Summer came, and we both got busy and stopped running into each other. Then I got my weekly e-mail update from one of the Audubon ringleaders. The subject line of the message: “Local owl hits big time!”
The poem my newbie birder friend had written about the owls was accepted for publication by the New Yorker.
Wow. This was truly amazing and very cool indeed, so I immediately e-mailed her with my congratulations. She e-mailed me back almost immediately.
“Thanks! I’ve actually had several poems published in the New Yorker before, but this is the first in a few years, so it’s kind of exciting.”
This wasn’t the first time I discovered one of my birding pals to be way, way out of my league.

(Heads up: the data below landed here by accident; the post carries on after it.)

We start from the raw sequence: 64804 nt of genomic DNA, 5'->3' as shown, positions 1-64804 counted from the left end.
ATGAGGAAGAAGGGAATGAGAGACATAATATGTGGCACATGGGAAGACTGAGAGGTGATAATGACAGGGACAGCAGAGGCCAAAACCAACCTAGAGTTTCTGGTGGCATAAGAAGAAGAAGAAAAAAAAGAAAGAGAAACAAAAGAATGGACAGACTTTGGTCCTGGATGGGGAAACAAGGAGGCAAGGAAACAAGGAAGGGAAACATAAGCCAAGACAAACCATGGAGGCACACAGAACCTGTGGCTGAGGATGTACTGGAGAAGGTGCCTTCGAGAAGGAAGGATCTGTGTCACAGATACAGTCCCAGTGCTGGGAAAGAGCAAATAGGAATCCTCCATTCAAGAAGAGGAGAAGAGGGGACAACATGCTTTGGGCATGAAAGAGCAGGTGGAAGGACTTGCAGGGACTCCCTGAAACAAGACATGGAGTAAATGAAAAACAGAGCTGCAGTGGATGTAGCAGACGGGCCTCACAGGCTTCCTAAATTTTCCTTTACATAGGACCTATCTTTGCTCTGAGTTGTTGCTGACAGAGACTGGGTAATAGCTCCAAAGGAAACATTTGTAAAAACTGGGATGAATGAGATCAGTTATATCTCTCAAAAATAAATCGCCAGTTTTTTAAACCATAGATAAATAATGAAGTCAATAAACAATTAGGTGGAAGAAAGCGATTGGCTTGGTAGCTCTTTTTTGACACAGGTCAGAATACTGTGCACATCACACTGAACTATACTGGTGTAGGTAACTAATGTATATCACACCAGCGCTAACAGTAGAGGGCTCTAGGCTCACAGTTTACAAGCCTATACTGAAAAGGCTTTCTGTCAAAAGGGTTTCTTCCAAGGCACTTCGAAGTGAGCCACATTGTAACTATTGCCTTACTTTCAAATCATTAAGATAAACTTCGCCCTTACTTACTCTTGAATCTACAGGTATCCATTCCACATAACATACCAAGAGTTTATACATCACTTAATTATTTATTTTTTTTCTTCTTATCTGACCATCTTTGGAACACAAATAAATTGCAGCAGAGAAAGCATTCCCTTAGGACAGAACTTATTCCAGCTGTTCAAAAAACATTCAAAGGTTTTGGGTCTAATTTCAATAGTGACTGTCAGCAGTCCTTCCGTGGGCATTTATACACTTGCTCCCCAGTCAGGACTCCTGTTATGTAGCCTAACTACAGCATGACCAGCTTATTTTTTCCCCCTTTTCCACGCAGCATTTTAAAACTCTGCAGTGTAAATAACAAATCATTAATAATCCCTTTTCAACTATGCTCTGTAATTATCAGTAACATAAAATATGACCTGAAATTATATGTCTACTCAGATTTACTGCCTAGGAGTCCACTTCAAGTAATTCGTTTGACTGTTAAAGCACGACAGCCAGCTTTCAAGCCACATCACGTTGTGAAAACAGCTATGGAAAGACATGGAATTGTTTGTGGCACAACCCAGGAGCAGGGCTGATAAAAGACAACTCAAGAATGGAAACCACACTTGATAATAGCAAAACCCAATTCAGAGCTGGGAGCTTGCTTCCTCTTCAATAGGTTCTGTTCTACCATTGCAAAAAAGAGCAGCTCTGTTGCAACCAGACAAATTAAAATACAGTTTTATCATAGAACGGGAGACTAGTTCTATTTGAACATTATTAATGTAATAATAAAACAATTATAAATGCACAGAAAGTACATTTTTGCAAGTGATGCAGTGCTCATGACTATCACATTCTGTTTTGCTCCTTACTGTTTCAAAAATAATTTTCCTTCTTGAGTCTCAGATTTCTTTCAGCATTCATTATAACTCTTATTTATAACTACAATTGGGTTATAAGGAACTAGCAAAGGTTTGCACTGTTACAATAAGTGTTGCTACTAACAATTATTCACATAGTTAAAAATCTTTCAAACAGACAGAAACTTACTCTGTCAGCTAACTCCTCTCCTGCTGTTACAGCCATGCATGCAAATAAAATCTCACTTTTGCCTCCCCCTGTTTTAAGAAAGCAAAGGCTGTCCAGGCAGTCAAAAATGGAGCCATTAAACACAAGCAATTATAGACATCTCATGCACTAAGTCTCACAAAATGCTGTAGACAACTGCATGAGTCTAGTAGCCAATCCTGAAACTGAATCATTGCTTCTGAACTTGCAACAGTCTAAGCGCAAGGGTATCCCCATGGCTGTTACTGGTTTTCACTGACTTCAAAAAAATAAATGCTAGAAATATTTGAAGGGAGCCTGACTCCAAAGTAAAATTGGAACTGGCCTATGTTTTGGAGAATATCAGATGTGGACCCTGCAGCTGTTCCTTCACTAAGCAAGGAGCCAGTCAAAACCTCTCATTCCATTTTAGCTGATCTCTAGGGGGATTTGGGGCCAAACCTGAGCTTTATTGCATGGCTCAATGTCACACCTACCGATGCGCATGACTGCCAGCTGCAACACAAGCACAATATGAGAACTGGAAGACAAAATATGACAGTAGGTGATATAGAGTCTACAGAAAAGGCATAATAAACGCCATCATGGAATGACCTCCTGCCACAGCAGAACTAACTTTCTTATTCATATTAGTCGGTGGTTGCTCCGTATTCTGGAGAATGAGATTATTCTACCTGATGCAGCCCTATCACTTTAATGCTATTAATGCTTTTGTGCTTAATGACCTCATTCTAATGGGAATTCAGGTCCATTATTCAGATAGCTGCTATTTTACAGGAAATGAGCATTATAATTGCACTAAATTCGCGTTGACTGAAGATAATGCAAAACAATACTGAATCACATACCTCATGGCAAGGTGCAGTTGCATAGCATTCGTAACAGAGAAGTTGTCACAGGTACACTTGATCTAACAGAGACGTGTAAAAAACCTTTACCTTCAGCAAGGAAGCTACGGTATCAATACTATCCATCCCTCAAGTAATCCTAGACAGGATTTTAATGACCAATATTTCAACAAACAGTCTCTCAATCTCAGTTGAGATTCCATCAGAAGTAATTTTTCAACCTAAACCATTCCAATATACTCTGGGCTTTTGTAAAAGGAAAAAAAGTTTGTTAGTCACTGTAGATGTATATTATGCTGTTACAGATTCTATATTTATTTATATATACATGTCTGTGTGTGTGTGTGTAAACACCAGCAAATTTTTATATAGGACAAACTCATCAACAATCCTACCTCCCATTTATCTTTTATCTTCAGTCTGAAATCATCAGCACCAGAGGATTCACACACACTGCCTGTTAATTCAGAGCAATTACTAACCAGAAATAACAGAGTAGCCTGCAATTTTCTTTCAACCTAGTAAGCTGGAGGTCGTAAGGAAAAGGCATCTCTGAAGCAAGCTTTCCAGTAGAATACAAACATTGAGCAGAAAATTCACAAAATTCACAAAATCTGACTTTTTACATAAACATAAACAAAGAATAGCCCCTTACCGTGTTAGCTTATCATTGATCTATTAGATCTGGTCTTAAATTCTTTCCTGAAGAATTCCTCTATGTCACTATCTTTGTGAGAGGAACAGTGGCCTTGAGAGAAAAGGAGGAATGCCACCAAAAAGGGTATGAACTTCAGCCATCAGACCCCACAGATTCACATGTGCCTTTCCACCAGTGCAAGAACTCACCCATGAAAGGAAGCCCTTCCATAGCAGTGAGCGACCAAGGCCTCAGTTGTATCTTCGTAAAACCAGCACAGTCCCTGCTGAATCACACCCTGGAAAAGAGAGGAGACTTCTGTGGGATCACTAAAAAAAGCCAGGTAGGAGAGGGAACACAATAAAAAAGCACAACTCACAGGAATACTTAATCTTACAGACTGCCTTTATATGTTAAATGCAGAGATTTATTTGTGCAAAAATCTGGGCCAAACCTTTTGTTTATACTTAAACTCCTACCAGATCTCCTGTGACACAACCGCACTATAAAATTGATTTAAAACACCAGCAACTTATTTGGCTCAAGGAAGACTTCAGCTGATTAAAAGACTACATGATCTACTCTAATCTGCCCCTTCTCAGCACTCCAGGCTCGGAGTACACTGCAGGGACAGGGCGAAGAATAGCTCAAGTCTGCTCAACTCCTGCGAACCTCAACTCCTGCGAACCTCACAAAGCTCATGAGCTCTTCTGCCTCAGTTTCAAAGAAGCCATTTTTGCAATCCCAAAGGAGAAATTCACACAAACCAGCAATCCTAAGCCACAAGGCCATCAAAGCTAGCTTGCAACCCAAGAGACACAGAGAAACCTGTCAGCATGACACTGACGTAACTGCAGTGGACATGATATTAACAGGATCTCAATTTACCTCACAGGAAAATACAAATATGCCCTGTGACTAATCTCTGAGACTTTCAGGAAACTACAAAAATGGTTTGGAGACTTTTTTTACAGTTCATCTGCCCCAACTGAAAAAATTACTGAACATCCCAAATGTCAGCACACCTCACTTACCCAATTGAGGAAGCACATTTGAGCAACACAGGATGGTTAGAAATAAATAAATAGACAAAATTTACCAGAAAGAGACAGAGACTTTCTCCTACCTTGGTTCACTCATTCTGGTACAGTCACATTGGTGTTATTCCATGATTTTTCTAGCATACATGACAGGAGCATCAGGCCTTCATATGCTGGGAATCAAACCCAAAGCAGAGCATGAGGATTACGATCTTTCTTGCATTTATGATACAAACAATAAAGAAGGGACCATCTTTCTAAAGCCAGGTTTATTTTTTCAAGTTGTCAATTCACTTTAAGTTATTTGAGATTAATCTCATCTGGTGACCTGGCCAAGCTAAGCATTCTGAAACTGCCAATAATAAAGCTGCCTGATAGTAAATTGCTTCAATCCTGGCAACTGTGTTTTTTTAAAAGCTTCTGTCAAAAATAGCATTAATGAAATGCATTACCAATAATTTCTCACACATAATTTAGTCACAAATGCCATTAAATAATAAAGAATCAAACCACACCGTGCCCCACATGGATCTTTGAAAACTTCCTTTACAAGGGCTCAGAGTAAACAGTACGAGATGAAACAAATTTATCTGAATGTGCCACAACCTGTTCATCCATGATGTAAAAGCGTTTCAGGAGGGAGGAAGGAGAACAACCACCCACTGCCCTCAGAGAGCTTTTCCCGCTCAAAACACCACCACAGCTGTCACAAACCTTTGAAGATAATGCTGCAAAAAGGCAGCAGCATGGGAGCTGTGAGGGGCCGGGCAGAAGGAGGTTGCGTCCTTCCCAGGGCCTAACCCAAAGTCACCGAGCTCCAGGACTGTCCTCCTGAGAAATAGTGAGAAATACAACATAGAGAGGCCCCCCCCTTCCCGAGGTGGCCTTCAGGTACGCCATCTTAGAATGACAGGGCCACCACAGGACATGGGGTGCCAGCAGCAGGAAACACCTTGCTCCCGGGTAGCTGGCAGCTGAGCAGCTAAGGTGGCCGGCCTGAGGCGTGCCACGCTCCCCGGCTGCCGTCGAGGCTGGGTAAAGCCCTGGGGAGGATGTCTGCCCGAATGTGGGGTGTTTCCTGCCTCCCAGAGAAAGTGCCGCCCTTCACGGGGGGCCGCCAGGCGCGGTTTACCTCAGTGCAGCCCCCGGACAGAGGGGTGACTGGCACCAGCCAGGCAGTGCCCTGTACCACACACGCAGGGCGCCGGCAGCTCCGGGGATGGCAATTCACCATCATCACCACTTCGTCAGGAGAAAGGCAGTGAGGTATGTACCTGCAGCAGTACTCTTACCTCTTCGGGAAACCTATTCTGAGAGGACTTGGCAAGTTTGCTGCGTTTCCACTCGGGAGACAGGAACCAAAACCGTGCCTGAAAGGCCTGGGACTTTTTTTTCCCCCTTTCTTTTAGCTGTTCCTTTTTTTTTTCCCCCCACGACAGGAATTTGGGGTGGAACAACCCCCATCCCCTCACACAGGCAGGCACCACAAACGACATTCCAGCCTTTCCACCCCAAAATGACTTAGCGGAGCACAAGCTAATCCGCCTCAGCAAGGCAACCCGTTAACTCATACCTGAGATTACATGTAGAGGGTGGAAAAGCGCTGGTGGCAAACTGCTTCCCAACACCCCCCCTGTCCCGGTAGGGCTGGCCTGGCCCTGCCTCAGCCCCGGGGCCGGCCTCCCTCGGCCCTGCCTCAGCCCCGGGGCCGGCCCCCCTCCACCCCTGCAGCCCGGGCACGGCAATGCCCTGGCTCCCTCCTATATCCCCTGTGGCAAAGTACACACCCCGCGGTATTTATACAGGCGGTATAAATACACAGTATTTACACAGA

A few years back, when we lived in California, my husband and I started running into the same couple, several years older than us, at all the birding hotspots. He told us that they had just moved to the area for his new job on the faculty of the University of California, Irvine. Like my poet friend, both were friendly and down-to-earth. Unlike her, though, both were expert birders, but they never showed the slightest hint of impatience with our relative cluelessness.
A while later, I Googled him (I had misplaced his e-mail address – and yes, I was being nosy) and found that in his usual humble way, he had radically understated his reason for moving to California. He didn’t just have a teaching post at UCI. He had a freaking endowed chair there.
This shouldn't have surprised me. It was just the latest in a string of several similar revelations I’ve had about friends over the years.